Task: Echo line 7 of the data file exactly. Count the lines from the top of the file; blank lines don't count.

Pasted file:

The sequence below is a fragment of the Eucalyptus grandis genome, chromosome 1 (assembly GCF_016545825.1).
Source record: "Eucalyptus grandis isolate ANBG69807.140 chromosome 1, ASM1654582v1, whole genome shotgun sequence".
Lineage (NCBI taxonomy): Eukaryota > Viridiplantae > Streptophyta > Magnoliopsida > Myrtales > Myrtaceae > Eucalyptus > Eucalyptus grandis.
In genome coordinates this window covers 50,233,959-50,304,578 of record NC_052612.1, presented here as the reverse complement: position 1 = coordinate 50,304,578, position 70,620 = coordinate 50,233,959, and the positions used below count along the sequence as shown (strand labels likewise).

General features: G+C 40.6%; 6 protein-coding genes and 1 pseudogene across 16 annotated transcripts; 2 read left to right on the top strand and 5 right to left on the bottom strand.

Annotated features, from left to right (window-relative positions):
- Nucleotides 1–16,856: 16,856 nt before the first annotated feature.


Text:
- Nucleotides 1–16,856: 16,856 nt before the first annotated feature.